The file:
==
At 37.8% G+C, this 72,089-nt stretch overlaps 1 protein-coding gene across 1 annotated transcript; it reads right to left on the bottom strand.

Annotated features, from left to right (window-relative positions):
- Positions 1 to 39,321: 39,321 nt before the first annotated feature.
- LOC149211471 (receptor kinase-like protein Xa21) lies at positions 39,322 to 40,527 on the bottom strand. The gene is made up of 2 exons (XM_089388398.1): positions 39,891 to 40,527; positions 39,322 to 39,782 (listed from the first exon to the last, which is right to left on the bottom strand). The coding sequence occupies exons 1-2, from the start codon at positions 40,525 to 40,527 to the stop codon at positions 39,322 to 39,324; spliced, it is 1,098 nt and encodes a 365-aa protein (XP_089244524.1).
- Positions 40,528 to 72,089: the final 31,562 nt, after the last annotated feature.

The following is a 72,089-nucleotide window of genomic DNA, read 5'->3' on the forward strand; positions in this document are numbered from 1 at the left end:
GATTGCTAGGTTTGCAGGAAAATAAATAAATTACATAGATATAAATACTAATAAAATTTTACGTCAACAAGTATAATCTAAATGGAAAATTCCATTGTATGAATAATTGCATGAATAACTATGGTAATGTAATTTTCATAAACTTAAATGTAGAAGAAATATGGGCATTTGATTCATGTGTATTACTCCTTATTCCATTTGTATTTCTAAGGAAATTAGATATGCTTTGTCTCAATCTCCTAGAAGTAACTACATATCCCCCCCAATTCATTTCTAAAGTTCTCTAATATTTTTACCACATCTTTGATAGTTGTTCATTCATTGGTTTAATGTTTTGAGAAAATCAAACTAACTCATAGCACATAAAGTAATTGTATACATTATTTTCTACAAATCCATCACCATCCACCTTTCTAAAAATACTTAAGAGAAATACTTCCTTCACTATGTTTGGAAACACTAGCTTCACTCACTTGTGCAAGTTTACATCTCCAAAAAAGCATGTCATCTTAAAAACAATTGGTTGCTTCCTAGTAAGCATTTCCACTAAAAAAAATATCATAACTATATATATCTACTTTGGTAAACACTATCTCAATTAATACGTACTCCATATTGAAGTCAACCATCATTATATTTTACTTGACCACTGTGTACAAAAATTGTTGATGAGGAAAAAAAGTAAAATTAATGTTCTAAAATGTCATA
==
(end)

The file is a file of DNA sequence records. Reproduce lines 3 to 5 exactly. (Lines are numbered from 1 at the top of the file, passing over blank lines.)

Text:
- Positions 1 to 39,321: 39,321 nt before the first annotated feature.
- LOC149211471 (receptor kinase-like protein Xa21) lies at positions 39,322 to 40,527 on the bottom strand. The gene is made up of 2 exons (XM_089388398.1): positions 39,891 to 40,527; positions 39,322 to 39,782 (listed from the first exon to the last, which is right to left on the bottom strand). The coding sequence occupies exons 1-2, from the start codon at positions 40,525 to 40,527 to the stop codon at positions 39,322 to 39,324; spliced, it is 1,098 nt and encodes a 365-aa protein (XP_089244524.1).
- Positions 40,528 to 72,089: the final 31,562 nt, after the last annotated feature.